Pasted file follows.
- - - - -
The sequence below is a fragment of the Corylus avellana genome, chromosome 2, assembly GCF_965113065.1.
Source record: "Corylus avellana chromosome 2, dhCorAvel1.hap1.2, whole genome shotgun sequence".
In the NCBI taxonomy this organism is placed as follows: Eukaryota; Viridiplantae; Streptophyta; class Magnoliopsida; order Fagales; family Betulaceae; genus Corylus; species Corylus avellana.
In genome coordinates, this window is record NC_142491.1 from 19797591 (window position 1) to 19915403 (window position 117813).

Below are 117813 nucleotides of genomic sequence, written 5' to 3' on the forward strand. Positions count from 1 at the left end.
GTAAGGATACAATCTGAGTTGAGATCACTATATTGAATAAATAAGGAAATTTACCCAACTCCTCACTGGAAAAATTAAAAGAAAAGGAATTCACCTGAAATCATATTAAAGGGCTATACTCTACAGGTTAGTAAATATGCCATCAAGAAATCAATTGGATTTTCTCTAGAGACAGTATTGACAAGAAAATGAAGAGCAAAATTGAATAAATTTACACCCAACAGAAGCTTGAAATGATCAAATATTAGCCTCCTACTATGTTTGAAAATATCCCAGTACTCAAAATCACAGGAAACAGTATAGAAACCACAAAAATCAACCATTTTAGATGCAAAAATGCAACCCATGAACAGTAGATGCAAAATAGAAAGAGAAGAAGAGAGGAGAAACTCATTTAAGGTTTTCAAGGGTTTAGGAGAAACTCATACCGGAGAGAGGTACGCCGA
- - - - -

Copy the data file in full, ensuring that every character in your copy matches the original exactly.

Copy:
The sequence below is a fragment of the Corylus avellana genome, chromosome 2, assembly GCF_965113065.1.
Source record: "Corylus avellana chromosome 2, dhCorAvel1.hap1.2, whole genome shotgun sequence".
In the NCBI taxonomy this organism is placed as follows: Eukaryota; Viridiplantae; Streptophyta; class Magnoliopsida; order Fagales; family Betulaceae; genus Corylus; species Corylus avellana.
In genome coordinates, this window is record NC_142491.1 from 19797591 (window position 1) to 19915403 (window position 117813).

Below are 117813 nucleotides of genomic sequence, written 5' to 3' on the forward strand. Positions count from 1 at the left end.
GTAAGGATACAATCTGAGTTGAGATCACTATATTGAATAAATAAGGAAATTTACCCAACTCCTCACTGGAAAAATTAAAAGAAAAGGAATTCACCTGAAATCATATTAAAGGGCTATACTCTACAGGTTAGTAAATATGCCATCAAGAAATCAATTGGATTTTCTCTAGAGACAGTATTGACAAGAAAATGAAGAGCAAAATTGAATAAATTTACACCCAACAGAAGCTTGAAATGATCAAATATTAGCCTCCTACTATGTTTGAAAATATCCCAGTACTCAAAATCACAGGAAACAGTATAGAAACCACAAAAATCAACCATTTTAGATGCAAAAATGCAACCCATGAACAGTAGATGCAAAATAGAAAGAGAAGAAGAGAGGAGAAACTCATTTAAGGTTTTCAAGGGTTTAGGAGAAACTCATACCGGAGAGAGGTACGCCGA